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Thursday August 11th

Community workshops to be held to discuss future Forest Theatre renovations

The Forest Theatre on UNC's campus is celebrating its 100th anniversary.
Buy Photos DTH file. The Forest Theater is pictured in 2019.

The Forest Theatre planning committee is hosting two community workshops in the Koch Memorial Forest Theatre to gather community feedback on renovations for the theatre that would address the lack of maintenance and enhance accessibility.

Theatre Projects, a professional theatre planning consulting group, will help lead the workshops, which are open to everyone in the greater Chapel Hill area.

The goal of the renovations is to retain the sense of nature around the theater and honor its history while being "visually and physically accessible."

The first workshop will take place on Tuesday from 5:30 to 7:00 p.m. at the Forest Theatre, and the second workshop will be held on Wednesday from 12:00 to 1:30 p.m. at Reeves Auditorium in the North Carolina Botanical Garden. 

The four leaders of the renovation project are Arts Everywhere Associate Director Kathryn Wagner, N.C. Botanical Garden Administrative Director Damon Waitt, Carolina Performing Arts Executive and Artistic Director Alison Friedman and UNC Fine Arts and Humanities Senior Associate Dean Elizabeth Engelhardt.

“Although the four of us are spearheading the initiative, we’re doing these workshops to get input from all over campus and Chapel Hill to respond to the needs, interests and the potential for all kinds of creative uses of the space,” Friedman said.

Playmakers Repertory Company, the N.C. Botanical Garden and Arts Everywhere are also involved in planning the renovations.

Wagner said the idea for renovating the Forest Theatre was conceived before its 100th anniversary in 2019.

“A feasibility study was launched in 2019, and it generated the kinds of upgrades in terms of accessibility and capabilities for the theatre,” she said. “That’s the kind of framework that we need to be considering in terms of theatre infrastructure and venue management.”

Friedman said the renovation project is currently in the phase of developing a specific framework before budgets and funding sources can be determined.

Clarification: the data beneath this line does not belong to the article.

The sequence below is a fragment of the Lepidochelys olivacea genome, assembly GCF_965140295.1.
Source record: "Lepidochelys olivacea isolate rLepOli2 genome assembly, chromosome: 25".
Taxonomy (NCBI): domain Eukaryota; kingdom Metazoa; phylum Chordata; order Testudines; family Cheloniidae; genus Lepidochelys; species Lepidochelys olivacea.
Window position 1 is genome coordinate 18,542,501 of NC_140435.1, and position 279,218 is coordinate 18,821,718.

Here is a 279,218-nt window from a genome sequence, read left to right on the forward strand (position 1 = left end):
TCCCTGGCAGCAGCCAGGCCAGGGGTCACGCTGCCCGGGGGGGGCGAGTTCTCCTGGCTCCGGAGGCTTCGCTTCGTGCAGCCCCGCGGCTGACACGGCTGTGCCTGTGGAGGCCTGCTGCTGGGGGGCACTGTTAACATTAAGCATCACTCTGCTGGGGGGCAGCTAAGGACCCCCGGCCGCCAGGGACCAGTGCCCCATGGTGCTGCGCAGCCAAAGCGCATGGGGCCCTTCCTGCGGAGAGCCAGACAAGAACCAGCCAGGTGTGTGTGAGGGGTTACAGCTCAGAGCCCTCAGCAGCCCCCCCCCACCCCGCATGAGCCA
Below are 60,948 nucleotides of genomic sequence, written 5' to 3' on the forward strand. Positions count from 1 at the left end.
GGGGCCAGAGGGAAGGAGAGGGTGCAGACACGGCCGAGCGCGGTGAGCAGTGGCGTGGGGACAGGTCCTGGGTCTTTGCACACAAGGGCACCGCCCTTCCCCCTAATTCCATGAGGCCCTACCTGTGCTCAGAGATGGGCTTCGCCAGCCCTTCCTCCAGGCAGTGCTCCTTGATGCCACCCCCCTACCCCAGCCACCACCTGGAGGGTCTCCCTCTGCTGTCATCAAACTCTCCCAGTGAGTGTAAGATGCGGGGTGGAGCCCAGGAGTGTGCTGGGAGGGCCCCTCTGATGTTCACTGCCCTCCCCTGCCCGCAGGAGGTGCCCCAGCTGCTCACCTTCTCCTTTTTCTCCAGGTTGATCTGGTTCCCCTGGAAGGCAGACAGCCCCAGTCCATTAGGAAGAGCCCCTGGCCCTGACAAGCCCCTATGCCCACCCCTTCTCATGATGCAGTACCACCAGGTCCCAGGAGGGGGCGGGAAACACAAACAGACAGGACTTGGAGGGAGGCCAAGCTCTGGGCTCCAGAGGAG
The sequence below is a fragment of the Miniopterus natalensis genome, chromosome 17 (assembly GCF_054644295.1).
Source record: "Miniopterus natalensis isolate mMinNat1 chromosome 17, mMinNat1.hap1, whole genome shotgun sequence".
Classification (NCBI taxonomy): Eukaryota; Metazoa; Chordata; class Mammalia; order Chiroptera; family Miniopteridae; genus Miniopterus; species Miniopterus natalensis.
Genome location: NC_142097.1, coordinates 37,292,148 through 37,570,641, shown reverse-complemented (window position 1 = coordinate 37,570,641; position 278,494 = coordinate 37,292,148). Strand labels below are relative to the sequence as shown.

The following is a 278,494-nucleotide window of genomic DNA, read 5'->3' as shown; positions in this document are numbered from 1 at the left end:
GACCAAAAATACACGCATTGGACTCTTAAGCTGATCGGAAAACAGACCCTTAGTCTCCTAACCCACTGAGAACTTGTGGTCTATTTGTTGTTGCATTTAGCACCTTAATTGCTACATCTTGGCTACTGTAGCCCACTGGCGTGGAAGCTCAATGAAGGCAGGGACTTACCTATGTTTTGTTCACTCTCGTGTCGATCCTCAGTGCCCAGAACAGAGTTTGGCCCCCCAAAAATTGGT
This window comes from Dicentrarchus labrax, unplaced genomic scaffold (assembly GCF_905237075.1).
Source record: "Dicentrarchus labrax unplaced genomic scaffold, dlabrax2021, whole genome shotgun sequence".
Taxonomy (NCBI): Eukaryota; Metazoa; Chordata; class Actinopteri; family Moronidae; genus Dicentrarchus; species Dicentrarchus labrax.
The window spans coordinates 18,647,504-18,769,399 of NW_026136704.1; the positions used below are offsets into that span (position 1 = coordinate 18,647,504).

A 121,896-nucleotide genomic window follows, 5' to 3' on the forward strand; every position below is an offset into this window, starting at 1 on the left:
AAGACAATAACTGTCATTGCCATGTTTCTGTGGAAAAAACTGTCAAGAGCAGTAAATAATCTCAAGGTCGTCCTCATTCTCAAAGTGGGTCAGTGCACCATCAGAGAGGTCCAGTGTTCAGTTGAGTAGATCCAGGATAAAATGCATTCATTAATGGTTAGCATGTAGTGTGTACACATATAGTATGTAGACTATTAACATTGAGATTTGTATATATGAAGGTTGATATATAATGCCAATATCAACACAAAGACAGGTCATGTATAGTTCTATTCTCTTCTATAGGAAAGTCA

Waitt added that as the project progresses, they will get a better understanding of the construction timeline.

“As far as a construction project is concerned, it’d be less than a year once we get a big picture," Waitt said.

Friedman also stressed the importance of enabling universal access to the theatre by building accessible paths, public restrooms, handrails and power capacity improvements.

“We are picking up all of that planning (in 2019) because it was mostly about the hardware, you know, what kind of dressing rooms, what theater equipment needs to be put in," she said. “So now, we reconvened a group to look at the software, like 'what kind of staffing, what kind of operating budget? What's the business plan? What's the business model? Who will use it? Who should be involved in operating and managing it?'”

Other renovations include addressing drainage issues, repairing the lighting towers and other structures and improving lighting and sound infrastructure.

The first performance at the Forest Theatre took place in 1916. Since then, it has served as the venue for annual and special events including Shakespeare plays and the Paperhand Puppet Intervention. 

The Paperhand Puppet Intervention, which puts on plays and performances throughout the year, will be able to reach even greater audiences after the renovations.

Tori Danielik, co-president of the Forest Theatre Players, said she is excited about the infrastructure improvements, such as the demountable stage canopy.

“I'm particularly excited about the canopy so that we don't have to cancel rehearsals or performances due to rain,” she said. “Because the Forest Theatre is our only place to practice, it will make it easier to focus on Shakespeare's text rather than inclement weather and other limitations.”

@zhuyu01

@DTHCityState | city@dailytarheel.com

CORRECTION: A previous version of this article incorrectly named the Paperhand Puppet Intervention. The Daily Tar Heel apologizes for this error. 

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